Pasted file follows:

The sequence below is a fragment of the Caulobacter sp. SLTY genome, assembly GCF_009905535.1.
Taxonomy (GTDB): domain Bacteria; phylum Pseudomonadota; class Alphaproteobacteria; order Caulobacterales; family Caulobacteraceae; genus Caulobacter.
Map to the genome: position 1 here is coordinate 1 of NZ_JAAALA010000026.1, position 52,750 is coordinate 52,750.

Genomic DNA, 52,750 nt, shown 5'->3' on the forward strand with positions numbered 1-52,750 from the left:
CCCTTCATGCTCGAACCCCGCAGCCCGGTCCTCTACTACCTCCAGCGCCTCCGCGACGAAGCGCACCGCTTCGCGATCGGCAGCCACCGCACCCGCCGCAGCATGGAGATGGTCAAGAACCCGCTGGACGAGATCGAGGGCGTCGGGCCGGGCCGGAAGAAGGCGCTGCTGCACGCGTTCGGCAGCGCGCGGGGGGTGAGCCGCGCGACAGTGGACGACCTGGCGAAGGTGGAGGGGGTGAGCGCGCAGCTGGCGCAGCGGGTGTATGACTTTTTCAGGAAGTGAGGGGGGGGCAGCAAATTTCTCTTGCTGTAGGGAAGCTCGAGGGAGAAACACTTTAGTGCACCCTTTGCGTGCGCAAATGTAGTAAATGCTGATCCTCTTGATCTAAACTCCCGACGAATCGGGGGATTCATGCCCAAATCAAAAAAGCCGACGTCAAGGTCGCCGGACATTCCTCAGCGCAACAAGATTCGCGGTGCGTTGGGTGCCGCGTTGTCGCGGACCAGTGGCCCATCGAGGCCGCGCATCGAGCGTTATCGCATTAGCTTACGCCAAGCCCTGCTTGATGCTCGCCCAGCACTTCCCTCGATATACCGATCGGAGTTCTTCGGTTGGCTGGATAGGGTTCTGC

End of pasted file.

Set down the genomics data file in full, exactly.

The sequence below is a fragment of the Caulobacter sp. SLTY genome, assembly GCF_009905535.1.
Taxonomy (GTDB): domain Bacteria; phylum Pseudomonadota; class Alphaproteobacteria; order Caulobacterales; family Caulobacteraceae; genus Caulobacter.
Map to the genome: position 1 here is coordinate 1 of NZ_JAAALA010000026.1, position 52,750 is coordinate 52,750.

Genomic DNA, 52,750 nt, shown 5'->3' on the forward strand with positions numbered 1-52,750 from the left:
CCCTTCATGCTCGAACCCCGCAGCCCGGTCCTCTACTACCTCCAGCGCCTCCGCGACGAAGCGCACCGCTTCGCGATCGGCAGCCACCGCACCCGCCGCAGCATGGAGATGGTCAAGAACCCGCTGGACGAGATCGAGGGCGTCGGGCCGGGCCGGAAGAAGGCGCTGCTGCACGCGTTCGGCAGCGCGCGGGGGGTGAGCCGCGCGACAGTGGACGACCTGGCGAAGGTGGAGGGGGTGAGCGCGCAGCTGGCGCAGCGGGTGTATGACTTTTTCAGGAAGTGAGGGGGGGGCAGCAAATTTCTCTTGCTGTAGGGAAGCTCGAGGGAGAAACACTTTAGTGCACCCTTTGCGTGCGCAAATGTAGTAAATGCTGATCCTCTTGATCTAAACTCCCGACGAATCGGGGGATTCATGCCCAAATCAAAAAAGCCGACGTCAAGGTCGCCGGACATTCCTCAGCGCAACAAGATTCGCGGTGCGTTGGGTGCCGCGTTGTCGCGGACCAGTGGCCCATCGAGGCCGCGCATCGAGCGTTATCGCATTAGCTTACGCCAAGCCCTGCTTGATGCTCGCCCAGCACTTCCCTCGATATACCGATCGGAGTTCTTCGGTTGGCTGGATAGGGTTCTGC